A book bound in my dot pattern book cloth among a few 19th century books.

So we know some things about how early bookcloth was invented, was originally made, and has evolved. Since there are no commercially available bookcloths that remotely resemble these early cloths, how can bookbinders and conservators make something similar on a small scale?

I’ve been interested in bookcloth for a while. I described replicating an earlier, untextured muslin using XSL dyes a couple of years ago. I’ve taught a number of classes on nineteenth century binding and done more cloth rebacks than I care to remember.

But the only source of published information about texturing book cloth I’ve found comes from Bill Minter in 1999. He briefly gives an overview of his methods in the Book and Paper Group Annual, Vol. 18. He begins with an unbleached muslin, to which he laminates an acrylic dyed Japanese tissue and sizes with methylcellulose. He creates texture by using wire screens as dies. This was in the context of creating a sympathetic new spine for a reback.

Another approach, by Vernon Wiering, uses dyes, starch paste and texturing plates to achieve a very realistic looking cloth, which he uses for his period and facsimile bindings.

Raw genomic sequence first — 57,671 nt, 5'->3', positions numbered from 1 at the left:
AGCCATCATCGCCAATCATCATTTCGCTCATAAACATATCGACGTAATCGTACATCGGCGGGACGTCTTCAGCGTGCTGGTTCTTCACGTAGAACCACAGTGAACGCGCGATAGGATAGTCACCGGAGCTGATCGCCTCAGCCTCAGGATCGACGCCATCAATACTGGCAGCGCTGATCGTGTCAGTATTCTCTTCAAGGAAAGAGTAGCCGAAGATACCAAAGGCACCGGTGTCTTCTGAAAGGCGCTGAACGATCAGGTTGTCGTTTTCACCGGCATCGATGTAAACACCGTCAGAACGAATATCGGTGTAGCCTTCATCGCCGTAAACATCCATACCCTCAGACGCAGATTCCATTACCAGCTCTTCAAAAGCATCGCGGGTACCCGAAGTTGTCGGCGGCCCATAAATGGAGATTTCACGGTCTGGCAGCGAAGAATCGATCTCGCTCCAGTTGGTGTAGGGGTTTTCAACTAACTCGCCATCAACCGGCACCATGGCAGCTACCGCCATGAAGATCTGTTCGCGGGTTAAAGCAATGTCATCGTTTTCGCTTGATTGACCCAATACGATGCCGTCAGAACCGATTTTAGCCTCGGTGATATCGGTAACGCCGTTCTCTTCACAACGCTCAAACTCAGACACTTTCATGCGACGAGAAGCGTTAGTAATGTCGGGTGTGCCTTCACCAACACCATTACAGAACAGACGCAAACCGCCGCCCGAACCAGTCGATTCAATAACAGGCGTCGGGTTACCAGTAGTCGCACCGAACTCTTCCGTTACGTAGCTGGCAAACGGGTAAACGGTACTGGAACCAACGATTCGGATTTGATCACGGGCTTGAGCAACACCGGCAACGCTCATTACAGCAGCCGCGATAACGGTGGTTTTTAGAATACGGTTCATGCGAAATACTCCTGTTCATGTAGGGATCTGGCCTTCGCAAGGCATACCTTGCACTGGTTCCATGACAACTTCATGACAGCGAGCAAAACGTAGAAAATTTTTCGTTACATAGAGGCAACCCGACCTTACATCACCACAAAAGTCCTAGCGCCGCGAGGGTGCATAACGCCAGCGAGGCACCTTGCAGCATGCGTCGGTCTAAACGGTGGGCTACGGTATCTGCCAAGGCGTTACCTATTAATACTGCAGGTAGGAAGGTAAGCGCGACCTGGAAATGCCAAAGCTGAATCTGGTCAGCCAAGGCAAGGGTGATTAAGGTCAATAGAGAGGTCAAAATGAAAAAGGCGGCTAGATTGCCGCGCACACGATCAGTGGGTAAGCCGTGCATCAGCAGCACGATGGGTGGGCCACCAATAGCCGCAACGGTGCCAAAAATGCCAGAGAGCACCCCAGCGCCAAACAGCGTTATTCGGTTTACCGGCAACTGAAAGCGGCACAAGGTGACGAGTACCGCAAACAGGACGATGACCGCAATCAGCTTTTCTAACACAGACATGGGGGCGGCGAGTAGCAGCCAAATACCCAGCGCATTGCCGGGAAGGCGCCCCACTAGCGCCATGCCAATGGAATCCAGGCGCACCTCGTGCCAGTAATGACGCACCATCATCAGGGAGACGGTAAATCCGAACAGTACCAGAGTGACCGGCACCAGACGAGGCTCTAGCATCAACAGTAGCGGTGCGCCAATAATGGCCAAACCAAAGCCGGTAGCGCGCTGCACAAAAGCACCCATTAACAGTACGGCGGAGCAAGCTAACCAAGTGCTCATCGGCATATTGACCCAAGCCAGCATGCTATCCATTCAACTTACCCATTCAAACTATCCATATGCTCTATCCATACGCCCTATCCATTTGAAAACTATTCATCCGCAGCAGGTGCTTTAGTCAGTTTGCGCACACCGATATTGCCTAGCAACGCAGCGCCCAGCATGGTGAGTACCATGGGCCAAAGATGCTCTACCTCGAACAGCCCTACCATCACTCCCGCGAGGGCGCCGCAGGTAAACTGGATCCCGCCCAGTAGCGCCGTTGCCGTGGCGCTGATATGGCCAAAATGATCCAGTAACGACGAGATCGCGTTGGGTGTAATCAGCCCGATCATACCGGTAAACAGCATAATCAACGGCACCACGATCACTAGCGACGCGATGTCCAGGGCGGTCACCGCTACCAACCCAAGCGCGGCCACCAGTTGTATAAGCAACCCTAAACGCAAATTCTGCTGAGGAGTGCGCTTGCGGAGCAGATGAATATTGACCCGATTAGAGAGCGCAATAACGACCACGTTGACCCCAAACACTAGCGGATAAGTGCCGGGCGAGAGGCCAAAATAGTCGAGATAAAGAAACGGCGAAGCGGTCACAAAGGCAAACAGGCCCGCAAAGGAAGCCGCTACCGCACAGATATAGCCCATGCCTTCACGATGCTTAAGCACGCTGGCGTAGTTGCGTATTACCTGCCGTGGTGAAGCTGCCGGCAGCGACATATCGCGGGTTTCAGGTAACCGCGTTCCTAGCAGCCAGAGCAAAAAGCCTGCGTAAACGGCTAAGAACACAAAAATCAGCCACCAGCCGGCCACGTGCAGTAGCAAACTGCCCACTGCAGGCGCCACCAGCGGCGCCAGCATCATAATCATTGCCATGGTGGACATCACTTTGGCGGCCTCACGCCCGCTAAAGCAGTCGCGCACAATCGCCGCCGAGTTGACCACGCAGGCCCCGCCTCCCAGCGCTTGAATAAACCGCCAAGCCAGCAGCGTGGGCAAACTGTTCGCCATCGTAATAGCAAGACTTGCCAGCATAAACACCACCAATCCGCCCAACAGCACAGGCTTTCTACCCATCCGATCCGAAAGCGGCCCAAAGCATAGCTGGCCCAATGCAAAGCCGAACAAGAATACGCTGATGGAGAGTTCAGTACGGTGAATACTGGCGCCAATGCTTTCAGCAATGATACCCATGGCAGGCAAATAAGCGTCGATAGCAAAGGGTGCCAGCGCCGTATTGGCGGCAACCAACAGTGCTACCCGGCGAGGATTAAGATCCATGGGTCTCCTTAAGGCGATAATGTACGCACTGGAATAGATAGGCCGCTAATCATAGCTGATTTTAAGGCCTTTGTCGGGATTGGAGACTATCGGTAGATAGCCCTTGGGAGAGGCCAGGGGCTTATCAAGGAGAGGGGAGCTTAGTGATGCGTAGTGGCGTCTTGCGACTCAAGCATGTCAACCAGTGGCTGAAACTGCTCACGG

Tim Ely, my first bookbinding teacher, has also experimented with texturing cloth using his etching press to create texture, and has an interesting conception of this as decorating the skin off the book, before attaching it.


An English style case binding covered in dot pattern cloth.

My own goals for making the cloth were fairly straightforward. I wanted to make a cloth that looked and felt similar to nineteenth century textured cloth, in a size that would be useful for a majority of books, that was made of conservation grade materials, was durable, and could be blind and gold stamped. I also wanted to make a cloth that would be affordable. On this last point, I may have failed. Mea culpa.

After a couple of months of experimenting, I developed a product that basically meets my criteria.  The base is a scoured muslin, the coloring is conservation grade acrylics, and the sizing is methylcellulose and wheat starch paste. The die to texture it is made from stainless steel, and it is tissue backed to make gluing and handling easier. Each piece is 14 x 21 inches, big enough for two smaller books or one large one.

Detail of the dots.

The texture is pretty durable, though you have to use a light touch with your bone folder when turning-in, and be careful when casing-in. I lined my pressing boards with volara, aka. closed cell polyethylene foam to avoid smashing the dots.

To field test the durability, I recased a book I’m reading (Edmund Morris’s Edison, which I have mixed feelings about, btw) and treated it roughly by hauling it around in my backpack and for over a month. The cloth became a little abraded around the edges of the spine, on board edges, and on the dots, but overall survived quite well.

Tooling by precision dampening of the cloth and a heated roll.